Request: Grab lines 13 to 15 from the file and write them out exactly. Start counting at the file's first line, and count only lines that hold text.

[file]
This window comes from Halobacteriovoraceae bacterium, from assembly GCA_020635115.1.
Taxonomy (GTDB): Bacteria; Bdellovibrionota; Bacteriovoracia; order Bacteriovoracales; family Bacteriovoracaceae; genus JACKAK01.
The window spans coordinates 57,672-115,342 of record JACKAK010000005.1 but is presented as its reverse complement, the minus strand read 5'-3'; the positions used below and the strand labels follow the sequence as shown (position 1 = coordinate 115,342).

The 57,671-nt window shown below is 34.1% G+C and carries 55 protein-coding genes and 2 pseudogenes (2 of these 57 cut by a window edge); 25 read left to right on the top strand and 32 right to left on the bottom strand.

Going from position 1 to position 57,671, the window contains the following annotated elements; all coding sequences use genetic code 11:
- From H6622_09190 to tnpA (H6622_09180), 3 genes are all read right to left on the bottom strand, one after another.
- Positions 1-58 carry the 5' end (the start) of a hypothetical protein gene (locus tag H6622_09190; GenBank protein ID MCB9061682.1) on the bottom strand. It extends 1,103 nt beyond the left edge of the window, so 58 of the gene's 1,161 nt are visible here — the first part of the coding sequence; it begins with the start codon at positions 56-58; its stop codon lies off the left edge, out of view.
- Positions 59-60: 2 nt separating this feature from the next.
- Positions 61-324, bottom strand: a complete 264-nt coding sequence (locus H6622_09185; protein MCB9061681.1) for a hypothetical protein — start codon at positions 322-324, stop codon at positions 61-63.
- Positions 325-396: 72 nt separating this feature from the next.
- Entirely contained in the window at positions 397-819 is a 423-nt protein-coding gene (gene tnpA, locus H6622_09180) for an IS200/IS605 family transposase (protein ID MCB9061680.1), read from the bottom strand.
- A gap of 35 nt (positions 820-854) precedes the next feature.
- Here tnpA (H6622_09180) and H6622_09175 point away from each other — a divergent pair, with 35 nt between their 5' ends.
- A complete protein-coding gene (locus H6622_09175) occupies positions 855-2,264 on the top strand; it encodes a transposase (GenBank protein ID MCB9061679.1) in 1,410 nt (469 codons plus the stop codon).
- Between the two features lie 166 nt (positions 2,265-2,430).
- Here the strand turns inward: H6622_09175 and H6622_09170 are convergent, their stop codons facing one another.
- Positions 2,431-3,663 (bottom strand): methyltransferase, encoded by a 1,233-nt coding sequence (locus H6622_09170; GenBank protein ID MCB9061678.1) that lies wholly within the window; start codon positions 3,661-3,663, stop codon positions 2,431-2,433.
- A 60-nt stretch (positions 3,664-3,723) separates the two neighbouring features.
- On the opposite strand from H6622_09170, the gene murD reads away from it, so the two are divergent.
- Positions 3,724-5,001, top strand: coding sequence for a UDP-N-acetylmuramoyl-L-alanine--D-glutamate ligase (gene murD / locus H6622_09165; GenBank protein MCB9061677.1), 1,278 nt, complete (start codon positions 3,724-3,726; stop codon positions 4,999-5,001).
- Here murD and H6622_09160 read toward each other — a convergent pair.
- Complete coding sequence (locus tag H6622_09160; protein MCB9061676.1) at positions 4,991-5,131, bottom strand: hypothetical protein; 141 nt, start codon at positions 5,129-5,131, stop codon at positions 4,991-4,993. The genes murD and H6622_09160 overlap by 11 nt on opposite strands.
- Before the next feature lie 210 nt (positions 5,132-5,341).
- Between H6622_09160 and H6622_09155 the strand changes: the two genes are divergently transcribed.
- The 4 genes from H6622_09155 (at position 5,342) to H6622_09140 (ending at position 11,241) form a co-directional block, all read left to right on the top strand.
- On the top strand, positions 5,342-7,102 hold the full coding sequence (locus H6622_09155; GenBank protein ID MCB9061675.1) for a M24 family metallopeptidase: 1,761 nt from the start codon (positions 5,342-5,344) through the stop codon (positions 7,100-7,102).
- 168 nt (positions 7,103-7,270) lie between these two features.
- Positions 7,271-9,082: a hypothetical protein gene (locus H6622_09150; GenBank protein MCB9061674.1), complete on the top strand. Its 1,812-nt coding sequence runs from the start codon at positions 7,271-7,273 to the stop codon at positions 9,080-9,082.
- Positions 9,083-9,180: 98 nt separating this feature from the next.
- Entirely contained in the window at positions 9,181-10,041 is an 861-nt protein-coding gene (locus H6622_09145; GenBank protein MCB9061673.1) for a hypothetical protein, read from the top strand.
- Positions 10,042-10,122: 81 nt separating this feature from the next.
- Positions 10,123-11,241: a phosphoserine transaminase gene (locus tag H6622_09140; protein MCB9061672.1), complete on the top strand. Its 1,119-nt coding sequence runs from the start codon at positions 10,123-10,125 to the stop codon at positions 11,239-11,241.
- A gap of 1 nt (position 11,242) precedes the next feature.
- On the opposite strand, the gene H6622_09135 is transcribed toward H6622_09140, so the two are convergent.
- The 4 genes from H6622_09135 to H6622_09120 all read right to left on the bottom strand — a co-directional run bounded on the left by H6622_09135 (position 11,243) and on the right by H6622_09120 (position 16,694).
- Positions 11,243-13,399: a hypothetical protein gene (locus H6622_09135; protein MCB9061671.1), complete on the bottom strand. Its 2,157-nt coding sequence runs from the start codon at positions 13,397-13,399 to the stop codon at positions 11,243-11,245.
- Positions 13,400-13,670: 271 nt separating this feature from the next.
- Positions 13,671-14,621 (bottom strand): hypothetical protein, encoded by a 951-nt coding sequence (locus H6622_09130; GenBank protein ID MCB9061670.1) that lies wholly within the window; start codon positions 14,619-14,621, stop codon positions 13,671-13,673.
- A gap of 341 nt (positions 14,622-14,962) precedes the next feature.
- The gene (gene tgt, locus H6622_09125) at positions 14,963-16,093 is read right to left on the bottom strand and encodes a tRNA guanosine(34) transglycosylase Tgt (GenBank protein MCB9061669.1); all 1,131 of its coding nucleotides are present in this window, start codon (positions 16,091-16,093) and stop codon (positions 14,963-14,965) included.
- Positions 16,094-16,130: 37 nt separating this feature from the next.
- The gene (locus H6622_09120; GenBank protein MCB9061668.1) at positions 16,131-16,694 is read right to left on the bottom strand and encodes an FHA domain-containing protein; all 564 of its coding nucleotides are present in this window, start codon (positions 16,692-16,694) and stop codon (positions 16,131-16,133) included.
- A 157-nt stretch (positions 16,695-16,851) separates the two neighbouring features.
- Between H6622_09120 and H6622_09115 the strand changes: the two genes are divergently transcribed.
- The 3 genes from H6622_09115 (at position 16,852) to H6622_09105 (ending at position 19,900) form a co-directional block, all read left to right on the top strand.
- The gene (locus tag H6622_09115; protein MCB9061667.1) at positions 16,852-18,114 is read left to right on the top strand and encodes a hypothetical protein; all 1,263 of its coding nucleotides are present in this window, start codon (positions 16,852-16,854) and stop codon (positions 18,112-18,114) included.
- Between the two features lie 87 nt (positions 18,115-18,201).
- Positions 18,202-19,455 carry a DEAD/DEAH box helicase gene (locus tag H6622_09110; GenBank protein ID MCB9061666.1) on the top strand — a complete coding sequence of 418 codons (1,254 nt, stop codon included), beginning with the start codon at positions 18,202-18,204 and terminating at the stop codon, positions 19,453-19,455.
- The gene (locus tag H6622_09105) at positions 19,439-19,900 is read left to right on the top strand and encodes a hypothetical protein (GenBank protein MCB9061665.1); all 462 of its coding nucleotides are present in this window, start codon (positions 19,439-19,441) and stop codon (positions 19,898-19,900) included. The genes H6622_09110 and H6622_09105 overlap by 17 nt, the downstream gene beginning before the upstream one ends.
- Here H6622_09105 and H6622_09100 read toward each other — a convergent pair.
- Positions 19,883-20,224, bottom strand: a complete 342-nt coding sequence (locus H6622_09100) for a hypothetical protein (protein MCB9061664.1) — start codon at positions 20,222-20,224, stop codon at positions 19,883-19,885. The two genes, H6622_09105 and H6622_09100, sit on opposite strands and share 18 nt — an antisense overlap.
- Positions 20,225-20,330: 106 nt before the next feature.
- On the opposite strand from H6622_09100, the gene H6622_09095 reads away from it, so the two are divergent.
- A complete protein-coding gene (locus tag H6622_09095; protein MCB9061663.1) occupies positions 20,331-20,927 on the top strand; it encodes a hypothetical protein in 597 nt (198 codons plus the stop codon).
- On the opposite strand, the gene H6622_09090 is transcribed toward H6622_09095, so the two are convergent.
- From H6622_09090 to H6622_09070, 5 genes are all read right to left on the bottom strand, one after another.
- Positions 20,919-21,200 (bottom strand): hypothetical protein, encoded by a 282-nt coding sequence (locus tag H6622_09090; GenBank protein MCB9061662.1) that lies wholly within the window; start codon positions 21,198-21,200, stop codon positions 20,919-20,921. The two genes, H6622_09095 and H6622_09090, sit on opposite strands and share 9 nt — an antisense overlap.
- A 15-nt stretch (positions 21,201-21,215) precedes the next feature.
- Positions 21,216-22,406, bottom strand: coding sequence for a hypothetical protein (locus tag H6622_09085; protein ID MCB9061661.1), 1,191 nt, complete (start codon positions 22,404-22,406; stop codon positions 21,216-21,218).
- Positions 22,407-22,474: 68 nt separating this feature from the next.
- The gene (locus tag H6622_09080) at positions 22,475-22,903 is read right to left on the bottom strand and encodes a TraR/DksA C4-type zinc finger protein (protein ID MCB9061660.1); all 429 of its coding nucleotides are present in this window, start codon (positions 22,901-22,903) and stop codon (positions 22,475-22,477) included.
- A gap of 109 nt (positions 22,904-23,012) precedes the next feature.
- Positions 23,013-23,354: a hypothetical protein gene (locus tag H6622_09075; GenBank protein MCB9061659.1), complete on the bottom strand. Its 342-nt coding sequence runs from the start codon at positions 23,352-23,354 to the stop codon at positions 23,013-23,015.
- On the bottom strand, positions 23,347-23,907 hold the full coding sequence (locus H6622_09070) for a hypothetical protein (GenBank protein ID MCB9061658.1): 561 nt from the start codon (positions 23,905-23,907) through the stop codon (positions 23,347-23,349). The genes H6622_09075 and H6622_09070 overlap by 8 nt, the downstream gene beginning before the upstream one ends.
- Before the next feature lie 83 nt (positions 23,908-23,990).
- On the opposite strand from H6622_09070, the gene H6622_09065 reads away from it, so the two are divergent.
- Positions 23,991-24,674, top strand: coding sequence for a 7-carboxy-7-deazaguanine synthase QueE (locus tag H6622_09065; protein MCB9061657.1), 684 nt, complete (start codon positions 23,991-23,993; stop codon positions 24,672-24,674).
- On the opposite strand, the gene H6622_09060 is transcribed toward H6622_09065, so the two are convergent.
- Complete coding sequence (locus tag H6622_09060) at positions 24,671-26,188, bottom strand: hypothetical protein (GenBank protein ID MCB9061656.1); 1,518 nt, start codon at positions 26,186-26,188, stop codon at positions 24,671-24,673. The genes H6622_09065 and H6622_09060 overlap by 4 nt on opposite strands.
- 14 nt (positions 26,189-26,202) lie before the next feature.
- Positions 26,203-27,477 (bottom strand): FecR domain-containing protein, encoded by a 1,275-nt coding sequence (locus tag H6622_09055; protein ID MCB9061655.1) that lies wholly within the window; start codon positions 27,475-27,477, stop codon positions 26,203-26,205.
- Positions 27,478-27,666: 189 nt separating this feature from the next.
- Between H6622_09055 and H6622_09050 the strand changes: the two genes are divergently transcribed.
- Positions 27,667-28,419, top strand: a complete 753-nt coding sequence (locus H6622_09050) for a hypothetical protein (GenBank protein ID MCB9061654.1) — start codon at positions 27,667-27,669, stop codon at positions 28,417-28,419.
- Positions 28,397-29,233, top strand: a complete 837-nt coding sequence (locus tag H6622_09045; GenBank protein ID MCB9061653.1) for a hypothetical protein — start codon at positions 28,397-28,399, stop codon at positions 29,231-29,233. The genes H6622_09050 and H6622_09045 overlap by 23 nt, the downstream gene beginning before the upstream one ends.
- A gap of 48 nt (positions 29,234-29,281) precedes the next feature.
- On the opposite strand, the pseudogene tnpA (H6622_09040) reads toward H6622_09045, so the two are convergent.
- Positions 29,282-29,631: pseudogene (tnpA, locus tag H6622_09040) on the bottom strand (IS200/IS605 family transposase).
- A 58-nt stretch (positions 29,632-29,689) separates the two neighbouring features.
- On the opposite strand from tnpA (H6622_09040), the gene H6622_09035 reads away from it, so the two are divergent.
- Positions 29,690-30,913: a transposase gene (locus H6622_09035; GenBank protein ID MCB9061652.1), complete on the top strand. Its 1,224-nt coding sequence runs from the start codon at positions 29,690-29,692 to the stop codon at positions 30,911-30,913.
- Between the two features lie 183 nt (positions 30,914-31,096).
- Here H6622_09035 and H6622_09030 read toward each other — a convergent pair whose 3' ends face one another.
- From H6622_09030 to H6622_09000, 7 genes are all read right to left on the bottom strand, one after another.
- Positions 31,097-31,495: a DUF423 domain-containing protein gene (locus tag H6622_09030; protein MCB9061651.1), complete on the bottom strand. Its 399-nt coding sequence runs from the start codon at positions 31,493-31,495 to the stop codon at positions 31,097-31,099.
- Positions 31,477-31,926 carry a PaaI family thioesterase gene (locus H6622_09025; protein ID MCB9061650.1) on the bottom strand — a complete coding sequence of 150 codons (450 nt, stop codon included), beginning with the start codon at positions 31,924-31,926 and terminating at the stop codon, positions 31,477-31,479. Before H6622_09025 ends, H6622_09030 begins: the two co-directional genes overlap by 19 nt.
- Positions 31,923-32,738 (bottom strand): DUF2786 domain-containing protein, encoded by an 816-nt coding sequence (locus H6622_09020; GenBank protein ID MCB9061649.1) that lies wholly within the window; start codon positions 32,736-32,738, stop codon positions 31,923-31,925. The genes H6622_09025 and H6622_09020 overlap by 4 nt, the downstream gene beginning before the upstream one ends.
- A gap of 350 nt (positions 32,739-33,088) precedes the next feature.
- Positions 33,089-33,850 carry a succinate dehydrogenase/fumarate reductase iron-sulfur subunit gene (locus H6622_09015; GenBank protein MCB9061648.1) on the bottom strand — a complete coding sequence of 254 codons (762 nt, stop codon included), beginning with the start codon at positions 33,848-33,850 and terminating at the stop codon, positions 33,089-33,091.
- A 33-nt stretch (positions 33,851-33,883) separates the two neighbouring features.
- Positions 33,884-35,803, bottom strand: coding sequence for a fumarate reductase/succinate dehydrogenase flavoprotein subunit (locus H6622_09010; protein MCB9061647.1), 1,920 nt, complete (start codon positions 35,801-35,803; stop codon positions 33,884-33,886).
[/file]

- Here tnpA (H6622_09180) and H6622_09175 point away from each other — a divergent pair, with 35 nt between their 5' ends.
- A complete protein-coding gene (locus H6622_09175) occupies positions 855-2,264 on the top strand; it encodes a transposase (GenBank protein ID MCB9061679.1) in 1,410 nt (469 codons plus the stop codon).
- Between the two features lie 166 nt (positions 2,265-2,430).